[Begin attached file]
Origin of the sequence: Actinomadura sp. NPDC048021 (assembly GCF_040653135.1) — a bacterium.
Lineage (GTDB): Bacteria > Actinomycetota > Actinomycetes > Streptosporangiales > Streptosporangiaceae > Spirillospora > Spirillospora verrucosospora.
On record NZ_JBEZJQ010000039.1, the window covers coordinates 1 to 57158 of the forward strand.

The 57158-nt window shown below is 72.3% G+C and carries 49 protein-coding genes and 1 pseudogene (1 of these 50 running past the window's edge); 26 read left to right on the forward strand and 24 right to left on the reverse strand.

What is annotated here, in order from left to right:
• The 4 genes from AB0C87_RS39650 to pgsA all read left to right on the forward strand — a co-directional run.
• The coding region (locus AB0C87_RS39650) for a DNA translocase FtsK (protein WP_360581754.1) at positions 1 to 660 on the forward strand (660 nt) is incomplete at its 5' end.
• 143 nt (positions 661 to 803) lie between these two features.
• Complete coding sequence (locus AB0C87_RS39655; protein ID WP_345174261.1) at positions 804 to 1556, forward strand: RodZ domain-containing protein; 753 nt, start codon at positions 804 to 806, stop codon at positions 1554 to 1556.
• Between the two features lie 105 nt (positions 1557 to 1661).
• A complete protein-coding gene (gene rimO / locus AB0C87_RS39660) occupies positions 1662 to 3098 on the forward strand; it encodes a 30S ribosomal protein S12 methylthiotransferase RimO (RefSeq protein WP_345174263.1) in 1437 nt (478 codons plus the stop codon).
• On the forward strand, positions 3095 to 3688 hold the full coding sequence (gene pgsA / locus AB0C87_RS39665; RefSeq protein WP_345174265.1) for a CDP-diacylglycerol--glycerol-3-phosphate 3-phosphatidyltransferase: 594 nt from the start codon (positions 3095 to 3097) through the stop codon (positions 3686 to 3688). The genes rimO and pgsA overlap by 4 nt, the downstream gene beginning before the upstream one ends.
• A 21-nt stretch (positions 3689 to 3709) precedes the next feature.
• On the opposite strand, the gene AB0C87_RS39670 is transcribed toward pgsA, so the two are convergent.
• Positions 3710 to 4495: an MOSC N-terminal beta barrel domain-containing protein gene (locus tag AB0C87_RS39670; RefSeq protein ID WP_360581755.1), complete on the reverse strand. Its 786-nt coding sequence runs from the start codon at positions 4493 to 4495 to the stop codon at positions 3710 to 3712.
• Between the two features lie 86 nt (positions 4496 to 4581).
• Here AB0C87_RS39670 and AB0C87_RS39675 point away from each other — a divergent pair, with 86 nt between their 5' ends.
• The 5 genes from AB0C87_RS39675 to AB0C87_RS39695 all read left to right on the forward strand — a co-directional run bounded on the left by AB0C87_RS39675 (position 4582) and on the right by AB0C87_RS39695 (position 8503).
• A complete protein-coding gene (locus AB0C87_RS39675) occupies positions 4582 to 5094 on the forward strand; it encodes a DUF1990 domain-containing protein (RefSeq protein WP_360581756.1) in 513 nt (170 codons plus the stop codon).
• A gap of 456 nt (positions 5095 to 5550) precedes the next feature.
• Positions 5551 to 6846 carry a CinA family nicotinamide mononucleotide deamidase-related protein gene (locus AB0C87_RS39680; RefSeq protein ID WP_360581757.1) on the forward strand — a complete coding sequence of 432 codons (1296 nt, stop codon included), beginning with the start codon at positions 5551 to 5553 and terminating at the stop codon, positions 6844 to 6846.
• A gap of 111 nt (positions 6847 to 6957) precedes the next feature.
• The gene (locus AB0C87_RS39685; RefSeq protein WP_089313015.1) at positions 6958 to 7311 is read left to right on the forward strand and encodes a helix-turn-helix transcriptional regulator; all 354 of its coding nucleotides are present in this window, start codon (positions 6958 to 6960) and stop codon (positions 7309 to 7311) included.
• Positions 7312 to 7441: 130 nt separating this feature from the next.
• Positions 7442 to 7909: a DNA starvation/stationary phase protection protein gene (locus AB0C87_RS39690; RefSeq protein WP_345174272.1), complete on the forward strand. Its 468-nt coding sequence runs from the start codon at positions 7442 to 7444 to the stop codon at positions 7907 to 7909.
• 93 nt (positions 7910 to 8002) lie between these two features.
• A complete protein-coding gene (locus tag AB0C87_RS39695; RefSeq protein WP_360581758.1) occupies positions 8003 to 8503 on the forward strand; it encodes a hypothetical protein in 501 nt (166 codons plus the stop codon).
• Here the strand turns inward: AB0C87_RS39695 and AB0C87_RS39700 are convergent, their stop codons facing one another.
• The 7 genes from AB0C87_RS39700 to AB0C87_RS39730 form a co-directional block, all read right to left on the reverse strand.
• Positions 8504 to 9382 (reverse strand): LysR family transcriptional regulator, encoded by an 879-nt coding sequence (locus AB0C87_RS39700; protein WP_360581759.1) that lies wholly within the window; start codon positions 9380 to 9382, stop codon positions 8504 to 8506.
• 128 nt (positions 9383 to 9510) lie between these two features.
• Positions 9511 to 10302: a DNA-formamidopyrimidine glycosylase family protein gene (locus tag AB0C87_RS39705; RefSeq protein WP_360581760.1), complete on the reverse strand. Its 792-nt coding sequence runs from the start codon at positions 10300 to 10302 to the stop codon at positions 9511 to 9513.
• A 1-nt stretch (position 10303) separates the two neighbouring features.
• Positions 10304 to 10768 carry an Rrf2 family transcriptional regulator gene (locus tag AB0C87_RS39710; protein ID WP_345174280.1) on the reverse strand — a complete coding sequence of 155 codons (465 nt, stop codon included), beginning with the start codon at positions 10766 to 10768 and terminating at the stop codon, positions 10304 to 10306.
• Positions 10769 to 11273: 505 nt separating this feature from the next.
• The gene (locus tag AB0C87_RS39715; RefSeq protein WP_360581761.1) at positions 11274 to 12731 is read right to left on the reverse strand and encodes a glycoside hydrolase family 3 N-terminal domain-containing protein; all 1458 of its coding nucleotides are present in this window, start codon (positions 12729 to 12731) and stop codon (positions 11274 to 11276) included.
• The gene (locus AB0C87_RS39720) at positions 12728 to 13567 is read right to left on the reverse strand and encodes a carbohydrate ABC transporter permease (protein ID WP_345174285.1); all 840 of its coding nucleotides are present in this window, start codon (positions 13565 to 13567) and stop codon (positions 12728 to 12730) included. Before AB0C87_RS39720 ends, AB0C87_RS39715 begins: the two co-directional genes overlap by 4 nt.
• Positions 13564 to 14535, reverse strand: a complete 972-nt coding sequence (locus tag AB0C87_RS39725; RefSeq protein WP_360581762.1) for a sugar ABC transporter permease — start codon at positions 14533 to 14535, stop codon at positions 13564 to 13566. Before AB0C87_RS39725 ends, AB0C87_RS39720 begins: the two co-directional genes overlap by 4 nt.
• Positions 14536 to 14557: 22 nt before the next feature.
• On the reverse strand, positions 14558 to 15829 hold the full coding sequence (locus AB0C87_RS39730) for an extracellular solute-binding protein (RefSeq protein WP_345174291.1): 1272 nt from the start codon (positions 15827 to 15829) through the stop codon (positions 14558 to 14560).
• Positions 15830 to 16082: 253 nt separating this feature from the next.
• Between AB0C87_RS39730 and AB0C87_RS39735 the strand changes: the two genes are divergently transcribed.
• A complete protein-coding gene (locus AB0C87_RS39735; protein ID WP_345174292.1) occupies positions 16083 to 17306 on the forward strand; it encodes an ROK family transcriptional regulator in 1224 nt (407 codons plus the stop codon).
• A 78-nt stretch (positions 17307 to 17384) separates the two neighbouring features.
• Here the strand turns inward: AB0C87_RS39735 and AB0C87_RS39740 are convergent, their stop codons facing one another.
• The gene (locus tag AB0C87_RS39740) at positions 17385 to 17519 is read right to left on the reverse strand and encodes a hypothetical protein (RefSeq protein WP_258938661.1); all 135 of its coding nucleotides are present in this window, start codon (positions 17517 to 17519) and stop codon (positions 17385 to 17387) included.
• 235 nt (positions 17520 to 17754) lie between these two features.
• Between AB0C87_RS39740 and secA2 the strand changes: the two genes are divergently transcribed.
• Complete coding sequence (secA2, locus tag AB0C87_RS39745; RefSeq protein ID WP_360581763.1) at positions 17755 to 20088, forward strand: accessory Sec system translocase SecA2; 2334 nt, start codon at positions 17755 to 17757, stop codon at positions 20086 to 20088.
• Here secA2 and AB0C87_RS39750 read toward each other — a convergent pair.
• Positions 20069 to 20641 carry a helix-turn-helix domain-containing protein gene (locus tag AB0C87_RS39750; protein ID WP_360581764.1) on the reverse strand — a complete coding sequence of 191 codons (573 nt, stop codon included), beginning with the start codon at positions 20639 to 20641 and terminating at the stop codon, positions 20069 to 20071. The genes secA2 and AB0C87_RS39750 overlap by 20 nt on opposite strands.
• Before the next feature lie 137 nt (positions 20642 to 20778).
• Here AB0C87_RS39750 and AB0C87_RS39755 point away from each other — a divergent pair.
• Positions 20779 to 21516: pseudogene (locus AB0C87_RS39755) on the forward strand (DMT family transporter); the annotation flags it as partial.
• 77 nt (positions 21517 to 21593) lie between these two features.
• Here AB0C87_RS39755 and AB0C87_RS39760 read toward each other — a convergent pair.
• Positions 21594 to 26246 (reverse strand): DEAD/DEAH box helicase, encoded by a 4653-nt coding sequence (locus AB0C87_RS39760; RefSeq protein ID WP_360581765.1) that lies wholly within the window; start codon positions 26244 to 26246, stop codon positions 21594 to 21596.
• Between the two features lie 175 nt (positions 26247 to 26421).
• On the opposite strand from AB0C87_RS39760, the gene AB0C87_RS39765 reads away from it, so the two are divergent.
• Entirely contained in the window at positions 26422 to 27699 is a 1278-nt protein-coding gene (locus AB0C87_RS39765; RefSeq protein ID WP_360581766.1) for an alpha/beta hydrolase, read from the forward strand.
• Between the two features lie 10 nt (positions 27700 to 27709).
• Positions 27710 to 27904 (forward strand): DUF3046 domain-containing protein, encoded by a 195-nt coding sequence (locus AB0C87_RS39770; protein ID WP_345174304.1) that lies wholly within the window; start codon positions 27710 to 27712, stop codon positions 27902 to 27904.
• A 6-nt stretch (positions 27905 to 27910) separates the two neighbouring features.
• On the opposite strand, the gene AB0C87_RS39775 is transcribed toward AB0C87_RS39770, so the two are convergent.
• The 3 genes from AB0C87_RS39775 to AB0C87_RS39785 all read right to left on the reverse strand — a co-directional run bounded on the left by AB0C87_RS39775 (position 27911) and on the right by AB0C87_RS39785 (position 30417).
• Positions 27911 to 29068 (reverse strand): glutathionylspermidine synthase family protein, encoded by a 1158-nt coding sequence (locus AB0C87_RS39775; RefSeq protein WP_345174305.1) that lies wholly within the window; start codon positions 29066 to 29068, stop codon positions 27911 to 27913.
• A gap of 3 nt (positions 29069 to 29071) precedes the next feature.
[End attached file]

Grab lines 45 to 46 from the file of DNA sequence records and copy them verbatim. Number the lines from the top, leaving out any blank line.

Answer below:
• Here the strand turns inward: AB0C87_RS39735 and AB0C87_RS39740 are convergent, their stop codons facing one another.
• The gene (locus tag AB0C87_RS39740) at positions 17385 to 17519 is read right to left on the reverse strand and encodes a hypothetical protein (RefSeq protein WP_258938661.1); all 135 of its coding nucleotides are present in this window, start codon (positions 17517 to 17519) and stop codon (positions 17385 to 17387) included.